Nemesia fruticans, the common wild nemesia or in Afrikaans the wilde leeubekkie (little wild lion's mouth), is a shrublet growing many erect, slender stems to heights of about 40 cm from a woody taproot.
There is a fine line, or more appropriately a grey area between herbs and shrubs as with many biological borders among evolved species. This plant is on the herb-shrub border or in it. Artificial human categories to facilitate learning, useful as they may be, mean nothing to plants and are not respected by the natural diversification processes in the continuous evolution of species. Border areas may vanish as species "clarification" gradually lose them by no more plants grow that represent them anymore.
The flowers of N. fruticans may be pink, lilac, mauve or white. The flowers are two-lipped. The upper lip has four oblong lobes with rounded tips, resembling short fat fingers. There are dark, narrow, vertical lines from the base of the upper lip. The lower, two-lobed lip has bright yellow markings at the base on two oblong mounds. This lip has an irregularly rounded margin that may be partly curved under.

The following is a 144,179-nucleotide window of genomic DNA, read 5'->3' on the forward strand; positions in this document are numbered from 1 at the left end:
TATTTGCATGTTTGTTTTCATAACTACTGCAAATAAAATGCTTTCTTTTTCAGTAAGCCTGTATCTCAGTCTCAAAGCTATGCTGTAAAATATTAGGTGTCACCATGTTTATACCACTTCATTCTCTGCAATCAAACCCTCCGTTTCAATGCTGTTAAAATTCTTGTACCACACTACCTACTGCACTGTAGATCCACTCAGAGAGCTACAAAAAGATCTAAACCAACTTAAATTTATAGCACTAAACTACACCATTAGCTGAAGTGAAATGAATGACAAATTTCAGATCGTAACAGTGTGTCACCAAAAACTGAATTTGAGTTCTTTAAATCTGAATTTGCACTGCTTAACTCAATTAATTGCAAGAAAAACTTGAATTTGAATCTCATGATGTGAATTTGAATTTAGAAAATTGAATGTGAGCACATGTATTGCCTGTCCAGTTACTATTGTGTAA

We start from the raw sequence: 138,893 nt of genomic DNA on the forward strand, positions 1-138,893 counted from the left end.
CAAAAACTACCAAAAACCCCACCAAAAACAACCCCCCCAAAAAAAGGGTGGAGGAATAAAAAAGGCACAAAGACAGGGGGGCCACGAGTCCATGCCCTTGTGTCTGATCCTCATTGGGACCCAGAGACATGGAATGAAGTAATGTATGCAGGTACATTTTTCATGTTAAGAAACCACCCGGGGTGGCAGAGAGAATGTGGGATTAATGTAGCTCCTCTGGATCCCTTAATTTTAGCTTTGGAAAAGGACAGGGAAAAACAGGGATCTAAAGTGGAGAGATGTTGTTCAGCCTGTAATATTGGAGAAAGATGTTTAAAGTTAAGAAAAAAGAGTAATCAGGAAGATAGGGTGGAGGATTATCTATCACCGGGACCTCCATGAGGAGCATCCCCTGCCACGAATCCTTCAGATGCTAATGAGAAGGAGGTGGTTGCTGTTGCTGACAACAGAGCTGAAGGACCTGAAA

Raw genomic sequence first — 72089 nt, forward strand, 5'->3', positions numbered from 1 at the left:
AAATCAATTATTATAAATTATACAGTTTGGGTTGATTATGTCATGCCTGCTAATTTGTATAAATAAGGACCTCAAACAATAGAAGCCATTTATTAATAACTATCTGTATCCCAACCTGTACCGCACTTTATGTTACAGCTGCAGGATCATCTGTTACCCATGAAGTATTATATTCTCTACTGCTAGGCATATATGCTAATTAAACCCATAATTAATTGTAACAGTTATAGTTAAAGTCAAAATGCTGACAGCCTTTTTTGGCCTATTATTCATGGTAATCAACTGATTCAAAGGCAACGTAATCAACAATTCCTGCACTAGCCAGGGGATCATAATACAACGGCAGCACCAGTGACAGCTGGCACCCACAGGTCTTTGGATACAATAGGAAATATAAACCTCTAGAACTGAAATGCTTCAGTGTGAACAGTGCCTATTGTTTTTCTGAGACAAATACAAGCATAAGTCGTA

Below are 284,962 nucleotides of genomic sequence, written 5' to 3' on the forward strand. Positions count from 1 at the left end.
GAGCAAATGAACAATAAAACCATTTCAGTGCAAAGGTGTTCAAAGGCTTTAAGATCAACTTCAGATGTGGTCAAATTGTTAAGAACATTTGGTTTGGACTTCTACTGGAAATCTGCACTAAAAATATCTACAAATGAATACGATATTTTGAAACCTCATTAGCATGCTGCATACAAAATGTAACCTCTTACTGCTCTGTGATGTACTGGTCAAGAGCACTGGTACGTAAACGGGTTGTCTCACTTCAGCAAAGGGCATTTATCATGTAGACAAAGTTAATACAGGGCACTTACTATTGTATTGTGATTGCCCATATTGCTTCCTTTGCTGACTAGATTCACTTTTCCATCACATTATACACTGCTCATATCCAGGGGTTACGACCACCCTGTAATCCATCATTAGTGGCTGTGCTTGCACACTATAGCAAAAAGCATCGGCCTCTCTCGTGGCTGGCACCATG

The almost cylindrical spur at the back of the flower points obliquely downwards and tapers slightly towards its tip. It becomes about 4 mm long.
Flowering happens towards the end of winter and in spring.
The fruit capsule that follows a successful flower is laterally compressed and two-chambered.
The species occurs on stony slopes from southern to north-eastern parts of South Africa and in several of the neighbouring countries in southern Africa. The photo was taken in the Melville Koppies at the beginning of August.
The species is not considered to be threatened in its habitat early in the twenty first century (Manning, 2009; Van Wyk and Malan, 1997; www.redlist.sanbi.org).